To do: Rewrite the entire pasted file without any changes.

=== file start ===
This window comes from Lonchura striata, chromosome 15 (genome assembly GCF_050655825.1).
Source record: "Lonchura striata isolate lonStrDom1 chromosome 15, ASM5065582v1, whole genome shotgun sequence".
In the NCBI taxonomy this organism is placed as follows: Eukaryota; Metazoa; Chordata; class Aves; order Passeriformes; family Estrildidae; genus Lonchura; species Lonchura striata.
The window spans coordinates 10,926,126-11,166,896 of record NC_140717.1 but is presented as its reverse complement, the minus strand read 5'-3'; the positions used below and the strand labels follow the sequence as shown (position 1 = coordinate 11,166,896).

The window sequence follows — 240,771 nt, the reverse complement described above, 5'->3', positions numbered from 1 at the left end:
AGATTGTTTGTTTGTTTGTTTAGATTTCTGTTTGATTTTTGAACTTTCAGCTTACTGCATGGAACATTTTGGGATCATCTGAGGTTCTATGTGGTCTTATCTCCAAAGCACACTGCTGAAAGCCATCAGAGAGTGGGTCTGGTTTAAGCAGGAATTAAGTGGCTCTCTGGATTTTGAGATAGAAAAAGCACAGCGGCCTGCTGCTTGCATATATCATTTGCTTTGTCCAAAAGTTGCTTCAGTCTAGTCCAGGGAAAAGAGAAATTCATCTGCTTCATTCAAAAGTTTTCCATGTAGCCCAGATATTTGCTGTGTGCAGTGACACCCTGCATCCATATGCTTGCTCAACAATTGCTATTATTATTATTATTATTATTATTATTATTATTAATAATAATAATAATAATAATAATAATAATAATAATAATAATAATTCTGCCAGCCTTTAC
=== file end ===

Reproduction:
This window comes from Lonchura striata, chromosome 15 (genome assembly GCF_050655825.1).
Source record: "Lonchura striata isolate lonStrDom1 chromosome 15, ASM5065582v1, whole genome shotgun sequence".
In the NCBI taxonomy this organism is placed as follows: Eukaryota; Metazoa; Chordata; class Aves; order Passeriformes; family Estrildidae; genus Lonchura; species Lonchura striata.
The window spans coordinates 10,926,126-11,166,896 of record NC_140717.1 but is presented as its reverse complement, the minus strand read 5'-3'; the positions used below and the strand labels follow the sequence as shown (position 1 = coordinate 11,166,896).

The window sequence follows — 240,771 nt, the reverse complement described above, 5'->3', positions numbered from 1 at the left end:
AGATTGTTTGTTTGTTTGTTTAGATTTCTGTTTGATTTTTGAACTTTCAGCTTACTGCATGGAACATTTTGGGATCATCTGAGGTTCTATGTGGTCTTATCTCCAAAGCACACTGCTGAAAGCCATCAGAGAGTGGGTCTGGTTTAAGCAGGAATTAAGTGGCTCTCTGGATTTTGAGATAGAAAAAGCACAGCGGCCTGCTGCTTGCATATATCATTTGCTTTGTCCAAAAGTTGCTTCAGTCTAGTCCAGGGAAAAGAGAAATTCATCTGCTTCATTCAAAAGTTTTCCATGTAGCCCAGATATTTGCTGTGTGCAGTGACACCCTGCATCCATATGCTTGCTCAACAATTGCTATTATTATTATTATTATTATTATTATTATTATTAATAATAATAATAATAATAATAATAATAATAATAATAATAATAATTCTGCCAGCCTTTAC